This article is an excerpt from the Exchange Server 2010 to 2013 Migration Guide.
For this Exchange Server 2013 migration scenario we’ve already covered the decision to deploy the Preferred Architecture for Exchange 2013, and gathered information about the existing environment.
This article will cover namespace planning for Exchange Server 2013.
Namespace planning refers to the decisions that need to be made for the DNS names that will be used by clients such as Outlook and mobile devices when they are connecting to Exchange 2013 services.
When you install Exchange Server 2013 it is pre-configured with default namespaces matching the servers fully-qualified domain name (FQDN). For example, a server named sydex1.exchangeserverpro.net would be pre-configured with an Outlook Web App (OWA) URL of https://sydex1.exchangeserverpro.net/owa.
Even the simplest, single server deployment of Exchange Server 2013 should include namespace planning and reconfiguration of URLs to use an alias instead of the server’s FQDN. This has a number of benefits, such as allowing the namespace to be moved during server replacement, scale out, or migration in the future. It also gives end users easy to remember aliases for services such as OWA. After all, they are more likely to remember an alias such as “webmail.company.com” than a real server name of “consydexc01.company.com“.
The Microsoft Exchange Team blog has a comprehensive article on namespace planning that covers the unbound vs bound model, internal vs external namespaces, regional namespace considerations, legacy namespace considerations (for Exchange 2007 -> 2013 migration), and the changes in namespace requirements since Exchange Server 2007.
For this deployment that is aligning with the Preferred Architecture the unbound model will be used, which means a unified namespace for both datacenters that allows clients to connect to either datacenter under normal conditions. DNS round robin will be used to direct traffic to servers in both sites, with the option later to add hardware load-balancers at each site to make the solution more reliable by only performing DNS round robin between the two load-balanced VIPs instead of four server IP addresses.
To simplify the namespace configuration and certificate provisioning the following namespaces have been chosen. These are based on the existing namespaces deployed in the Exchange Server Pro organization, collected during the information gathering stage using the Get-VirDirInfo.ps1 script.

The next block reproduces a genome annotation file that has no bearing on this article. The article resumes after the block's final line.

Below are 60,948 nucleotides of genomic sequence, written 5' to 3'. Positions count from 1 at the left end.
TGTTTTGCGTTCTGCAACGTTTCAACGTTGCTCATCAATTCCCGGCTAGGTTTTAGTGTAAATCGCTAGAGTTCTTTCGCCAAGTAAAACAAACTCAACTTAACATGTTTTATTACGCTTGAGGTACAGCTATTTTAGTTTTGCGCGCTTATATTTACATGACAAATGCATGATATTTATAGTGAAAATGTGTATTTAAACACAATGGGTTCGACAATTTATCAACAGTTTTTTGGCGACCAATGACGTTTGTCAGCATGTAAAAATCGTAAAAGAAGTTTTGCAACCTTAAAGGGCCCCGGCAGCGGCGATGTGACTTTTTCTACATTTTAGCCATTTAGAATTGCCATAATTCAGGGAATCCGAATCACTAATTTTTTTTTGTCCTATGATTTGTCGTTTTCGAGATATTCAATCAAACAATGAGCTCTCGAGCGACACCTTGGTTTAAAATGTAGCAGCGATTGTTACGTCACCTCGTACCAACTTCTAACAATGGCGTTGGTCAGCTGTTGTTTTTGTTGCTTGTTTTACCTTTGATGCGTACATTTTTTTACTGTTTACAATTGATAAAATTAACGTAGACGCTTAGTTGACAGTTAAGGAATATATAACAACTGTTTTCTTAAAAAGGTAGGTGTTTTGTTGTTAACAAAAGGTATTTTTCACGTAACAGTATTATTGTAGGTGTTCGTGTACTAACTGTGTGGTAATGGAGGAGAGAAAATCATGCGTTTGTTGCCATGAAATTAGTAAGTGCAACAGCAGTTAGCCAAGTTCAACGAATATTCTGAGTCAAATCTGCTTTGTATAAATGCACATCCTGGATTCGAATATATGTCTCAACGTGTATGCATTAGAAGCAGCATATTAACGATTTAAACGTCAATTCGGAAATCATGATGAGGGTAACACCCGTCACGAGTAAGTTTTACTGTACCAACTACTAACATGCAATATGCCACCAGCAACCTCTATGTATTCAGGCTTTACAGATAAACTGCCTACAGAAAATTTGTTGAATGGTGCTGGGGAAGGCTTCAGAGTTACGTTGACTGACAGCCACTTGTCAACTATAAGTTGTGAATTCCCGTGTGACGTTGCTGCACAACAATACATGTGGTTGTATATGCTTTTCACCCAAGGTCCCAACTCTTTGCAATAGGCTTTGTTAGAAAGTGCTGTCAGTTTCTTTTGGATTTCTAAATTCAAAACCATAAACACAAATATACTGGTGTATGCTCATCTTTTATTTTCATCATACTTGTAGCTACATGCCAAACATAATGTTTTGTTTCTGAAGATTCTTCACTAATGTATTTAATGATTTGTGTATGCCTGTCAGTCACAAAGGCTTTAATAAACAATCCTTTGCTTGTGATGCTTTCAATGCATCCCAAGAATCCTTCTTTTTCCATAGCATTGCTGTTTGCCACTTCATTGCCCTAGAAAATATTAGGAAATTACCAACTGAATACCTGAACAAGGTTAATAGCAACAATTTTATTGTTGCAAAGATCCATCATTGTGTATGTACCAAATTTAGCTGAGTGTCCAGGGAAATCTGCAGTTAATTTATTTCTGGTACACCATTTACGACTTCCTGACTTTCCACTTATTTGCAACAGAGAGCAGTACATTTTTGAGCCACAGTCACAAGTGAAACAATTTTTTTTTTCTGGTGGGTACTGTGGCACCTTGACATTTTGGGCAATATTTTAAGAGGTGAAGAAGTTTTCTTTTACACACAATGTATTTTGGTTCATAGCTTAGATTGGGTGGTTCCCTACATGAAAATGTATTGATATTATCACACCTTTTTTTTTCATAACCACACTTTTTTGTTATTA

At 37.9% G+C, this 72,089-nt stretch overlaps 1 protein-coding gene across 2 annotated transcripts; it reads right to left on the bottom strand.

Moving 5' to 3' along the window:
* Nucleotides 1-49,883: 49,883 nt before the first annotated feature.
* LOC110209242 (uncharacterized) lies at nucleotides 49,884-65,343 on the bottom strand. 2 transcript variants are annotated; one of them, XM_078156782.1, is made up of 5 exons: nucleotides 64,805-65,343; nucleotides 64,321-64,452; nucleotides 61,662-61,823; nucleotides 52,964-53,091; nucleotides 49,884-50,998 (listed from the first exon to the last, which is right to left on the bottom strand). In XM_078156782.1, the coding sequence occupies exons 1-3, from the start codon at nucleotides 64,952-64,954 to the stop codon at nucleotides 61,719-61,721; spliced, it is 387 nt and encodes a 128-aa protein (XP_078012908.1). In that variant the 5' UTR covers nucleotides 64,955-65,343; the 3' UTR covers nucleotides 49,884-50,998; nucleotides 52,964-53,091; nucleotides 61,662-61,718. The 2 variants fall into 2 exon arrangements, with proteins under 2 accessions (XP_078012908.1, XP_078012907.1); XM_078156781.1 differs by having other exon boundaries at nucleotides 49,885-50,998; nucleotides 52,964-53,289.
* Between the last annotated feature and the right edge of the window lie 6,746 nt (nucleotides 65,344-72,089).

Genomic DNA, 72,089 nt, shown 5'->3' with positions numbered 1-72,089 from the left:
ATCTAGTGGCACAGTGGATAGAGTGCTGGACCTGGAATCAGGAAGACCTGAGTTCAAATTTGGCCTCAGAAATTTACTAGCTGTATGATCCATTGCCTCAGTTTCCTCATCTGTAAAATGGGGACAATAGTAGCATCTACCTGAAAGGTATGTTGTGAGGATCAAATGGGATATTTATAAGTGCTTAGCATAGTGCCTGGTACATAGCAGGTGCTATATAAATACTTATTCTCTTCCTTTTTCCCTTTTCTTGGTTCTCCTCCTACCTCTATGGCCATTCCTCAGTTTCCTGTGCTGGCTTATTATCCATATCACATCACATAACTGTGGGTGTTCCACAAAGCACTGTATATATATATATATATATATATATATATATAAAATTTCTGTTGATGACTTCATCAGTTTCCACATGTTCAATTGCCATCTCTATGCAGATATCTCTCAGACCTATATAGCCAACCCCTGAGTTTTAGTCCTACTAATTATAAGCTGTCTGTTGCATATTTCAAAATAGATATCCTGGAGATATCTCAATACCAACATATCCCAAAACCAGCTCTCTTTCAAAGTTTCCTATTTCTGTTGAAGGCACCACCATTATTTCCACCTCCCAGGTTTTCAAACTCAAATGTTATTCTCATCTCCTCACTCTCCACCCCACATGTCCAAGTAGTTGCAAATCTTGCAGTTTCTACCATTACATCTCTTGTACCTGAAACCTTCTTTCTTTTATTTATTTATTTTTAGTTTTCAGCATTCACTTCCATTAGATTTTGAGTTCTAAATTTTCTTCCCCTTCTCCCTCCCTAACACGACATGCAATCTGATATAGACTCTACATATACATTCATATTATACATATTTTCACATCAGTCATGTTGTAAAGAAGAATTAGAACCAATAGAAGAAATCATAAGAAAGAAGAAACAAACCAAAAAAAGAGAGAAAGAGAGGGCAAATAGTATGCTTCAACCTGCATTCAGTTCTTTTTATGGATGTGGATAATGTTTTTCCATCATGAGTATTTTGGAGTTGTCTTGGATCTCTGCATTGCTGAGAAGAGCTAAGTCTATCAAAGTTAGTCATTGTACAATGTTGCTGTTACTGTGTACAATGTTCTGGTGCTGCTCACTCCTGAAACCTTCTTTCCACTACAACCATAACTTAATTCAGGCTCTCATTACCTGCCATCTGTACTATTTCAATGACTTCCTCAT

- autodiscover.exchangeserverpro.net (HTTP – Autodiscover)
- mail.exchangeserverpro.net (HTTP – Outlook Anywhere, OWA, ECP/EAC, ActiveSync, EWS, OAB)
- imap.exchangeserverpro.net (IMAP)
- pop.exchangeserverpro.net (POP)
- smtp.exchangeserverpro.net (SMTP)
With the namespaces chosen we can plan the SSL certificates for Exchange Server 2013. Even though Exchange Server 2013 installs with a self-signed certificate automatically, this certificate is unsuitable for client connectivity to Exchange because it will fail the validity check on at least two counts:
- That it doesn’t match the hostname the client is connecting to (after we’ve configured the new namespaces shown above)
- That it hasn’t been issued by a trusted certification authority
The third validity check is whether the certificate has expired or not, which is unlikely as the self-signed certificate is valid for 5 years.
Again, aligning with the Preferred Architecture and following the certificate planning and best practices advice from Microsoft we can arrive at a configuration involving one SSL certificate that will:
- include the HTTP, SMTP and POP/IMAP namespaces (a SAN certificate)
- does not include any server host names
- be installed on all Client Access servers (ie, same certificate for all servers, not separately provisioned certificates for each)
- be issued by a trusted third party certification authority such as Digicert
In the next article in this series we’ll look at reviewing Autodiscover configurations for the existing environment.
For more information see the Exchange Server 2010 to 2013 Migration Guide.